Hospital staff facing violence, abuse and harrassment at work

Hospital staff facing violence, abuse and harrassment at work


This piece was originally published here

Fears have been raised over the safety of workers at Leeds Teaching Hospitals NHS Trust after 188 violent assaults in 2018, up from 159 the previous year.

The incidents caused physical injuries on 169 occasions, although none were said to be serious, said a report to the trust’s board meeting yesterday.

Simon Neville, the trust’s director of strategy and planning, said: “All our staff should be able to come to work without fear of violence, abuse or harassment.

“Sadly, a minority of patients and service-users are abusive or violent towards our staff. This is absolutely unacceptable and we are committed to dealing with this problem.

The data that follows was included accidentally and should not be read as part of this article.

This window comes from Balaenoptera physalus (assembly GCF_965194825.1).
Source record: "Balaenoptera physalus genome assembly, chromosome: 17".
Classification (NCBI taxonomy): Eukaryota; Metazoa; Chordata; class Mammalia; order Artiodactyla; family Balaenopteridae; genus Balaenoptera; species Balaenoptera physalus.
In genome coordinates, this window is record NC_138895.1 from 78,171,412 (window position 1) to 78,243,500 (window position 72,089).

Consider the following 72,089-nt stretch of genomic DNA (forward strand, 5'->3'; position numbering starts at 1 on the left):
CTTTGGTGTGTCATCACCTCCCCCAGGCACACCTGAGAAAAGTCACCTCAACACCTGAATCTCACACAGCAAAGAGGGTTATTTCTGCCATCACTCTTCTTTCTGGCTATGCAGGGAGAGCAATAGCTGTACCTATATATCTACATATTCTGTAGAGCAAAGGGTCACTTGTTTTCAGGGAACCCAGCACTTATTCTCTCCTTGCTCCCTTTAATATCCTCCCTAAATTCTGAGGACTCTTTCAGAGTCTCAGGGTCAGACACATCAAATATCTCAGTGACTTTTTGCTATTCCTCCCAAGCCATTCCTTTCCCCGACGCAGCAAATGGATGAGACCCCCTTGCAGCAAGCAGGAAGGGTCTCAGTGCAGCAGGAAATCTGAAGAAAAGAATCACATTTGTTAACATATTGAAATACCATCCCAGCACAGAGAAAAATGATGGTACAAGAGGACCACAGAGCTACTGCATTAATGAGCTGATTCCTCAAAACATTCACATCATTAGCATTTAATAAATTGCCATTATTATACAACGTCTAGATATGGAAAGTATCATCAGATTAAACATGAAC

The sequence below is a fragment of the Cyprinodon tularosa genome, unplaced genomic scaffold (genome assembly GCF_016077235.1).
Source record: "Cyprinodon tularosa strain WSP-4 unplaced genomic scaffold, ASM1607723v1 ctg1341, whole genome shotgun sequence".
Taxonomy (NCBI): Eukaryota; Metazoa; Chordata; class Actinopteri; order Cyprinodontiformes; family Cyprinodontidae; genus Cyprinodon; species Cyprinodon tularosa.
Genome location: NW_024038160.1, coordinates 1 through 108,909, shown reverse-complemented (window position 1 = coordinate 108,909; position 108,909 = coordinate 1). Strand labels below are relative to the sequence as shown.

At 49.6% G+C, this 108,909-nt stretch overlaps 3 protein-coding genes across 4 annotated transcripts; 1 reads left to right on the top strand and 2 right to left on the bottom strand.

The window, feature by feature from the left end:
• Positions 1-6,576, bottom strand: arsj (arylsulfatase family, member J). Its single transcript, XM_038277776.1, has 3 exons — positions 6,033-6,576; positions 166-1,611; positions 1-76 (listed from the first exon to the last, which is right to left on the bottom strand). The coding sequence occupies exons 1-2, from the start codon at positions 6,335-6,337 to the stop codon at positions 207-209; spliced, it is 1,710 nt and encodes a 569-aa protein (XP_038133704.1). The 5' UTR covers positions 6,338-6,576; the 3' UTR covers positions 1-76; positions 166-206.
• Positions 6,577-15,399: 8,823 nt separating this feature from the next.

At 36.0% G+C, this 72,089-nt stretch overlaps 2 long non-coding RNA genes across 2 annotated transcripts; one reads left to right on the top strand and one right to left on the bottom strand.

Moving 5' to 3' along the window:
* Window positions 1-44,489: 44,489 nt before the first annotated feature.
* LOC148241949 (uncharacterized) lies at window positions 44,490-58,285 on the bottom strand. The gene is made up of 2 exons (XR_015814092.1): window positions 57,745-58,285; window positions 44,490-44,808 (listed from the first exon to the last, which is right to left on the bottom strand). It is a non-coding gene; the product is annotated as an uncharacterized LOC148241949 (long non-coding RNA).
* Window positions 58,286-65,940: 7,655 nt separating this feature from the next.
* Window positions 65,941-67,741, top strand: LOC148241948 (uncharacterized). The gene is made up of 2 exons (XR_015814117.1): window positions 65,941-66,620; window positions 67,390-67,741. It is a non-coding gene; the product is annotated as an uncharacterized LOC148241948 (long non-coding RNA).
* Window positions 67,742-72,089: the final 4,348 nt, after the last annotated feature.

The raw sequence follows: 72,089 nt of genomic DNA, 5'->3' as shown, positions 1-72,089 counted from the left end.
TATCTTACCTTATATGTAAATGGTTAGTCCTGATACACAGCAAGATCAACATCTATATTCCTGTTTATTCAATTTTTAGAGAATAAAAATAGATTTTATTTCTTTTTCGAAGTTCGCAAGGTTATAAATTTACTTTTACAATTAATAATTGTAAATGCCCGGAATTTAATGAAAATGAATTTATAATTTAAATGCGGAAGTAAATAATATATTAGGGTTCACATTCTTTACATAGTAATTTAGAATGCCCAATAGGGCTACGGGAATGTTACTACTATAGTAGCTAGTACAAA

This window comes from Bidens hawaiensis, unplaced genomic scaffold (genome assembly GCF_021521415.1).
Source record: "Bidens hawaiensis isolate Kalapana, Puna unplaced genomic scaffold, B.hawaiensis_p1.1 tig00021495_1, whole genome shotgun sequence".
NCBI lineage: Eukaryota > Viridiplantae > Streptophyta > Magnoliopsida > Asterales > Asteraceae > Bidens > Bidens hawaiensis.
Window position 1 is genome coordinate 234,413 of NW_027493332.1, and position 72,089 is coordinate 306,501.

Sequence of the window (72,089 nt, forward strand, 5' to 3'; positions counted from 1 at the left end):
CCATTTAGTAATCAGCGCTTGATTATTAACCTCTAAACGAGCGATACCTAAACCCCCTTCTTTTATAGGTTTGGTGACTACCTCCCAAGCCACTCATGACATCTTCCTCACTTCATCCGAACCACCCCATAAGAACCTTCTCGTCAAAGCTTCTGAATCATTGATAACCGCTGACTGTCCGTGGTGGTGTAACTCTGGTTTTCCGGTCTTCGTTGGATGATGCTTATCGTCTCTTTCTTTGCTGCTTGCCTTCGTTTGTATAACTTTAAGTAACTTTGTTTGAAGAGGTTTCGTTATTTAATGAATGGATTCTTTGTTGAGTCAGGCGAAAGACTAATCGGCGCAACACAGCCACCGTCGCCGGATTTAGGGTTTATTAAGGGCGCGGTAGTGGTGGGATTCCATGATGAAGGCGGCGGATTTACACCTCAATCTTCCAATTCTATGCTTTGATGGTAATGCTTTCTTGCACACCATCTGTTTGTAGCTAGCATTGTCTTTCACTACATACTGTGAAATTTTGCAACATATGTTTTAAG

“We have a zero tolerance stance towards violence and there has been an increase in the numbers of offenders being prosecuted over the last few years.”

Latest NHS-wide figures show 15 per cent of staff have experienced violence from patients, relatives or the public.

At Leeds Teaching Hospitals there were 355 assaults during 2018, up from 266 in 2017, including physical, non-physical and mental health-related incidents.

Both physical and non-physical assaults rose by 25 per cent.

Mental health-related assaults more than doubled, from 40 in 2017 to 83 last year.

RCN regional director Glenn Turp said: “It is distressing to see that these figures are increasing at such a rate.”

Calla body cameras are being used in NHS Trusts across the country to help protect staff as well as improve patient safety and care. The cameras are light, worn on a uniform and switched on when a situation arises. 

The front facing screen shows people what is being recorded in real time, which acts a deterrent whilst being open and transparent about what is being recorded.

Learn more about how Calla body cameras are helping nursing staff in the NHS

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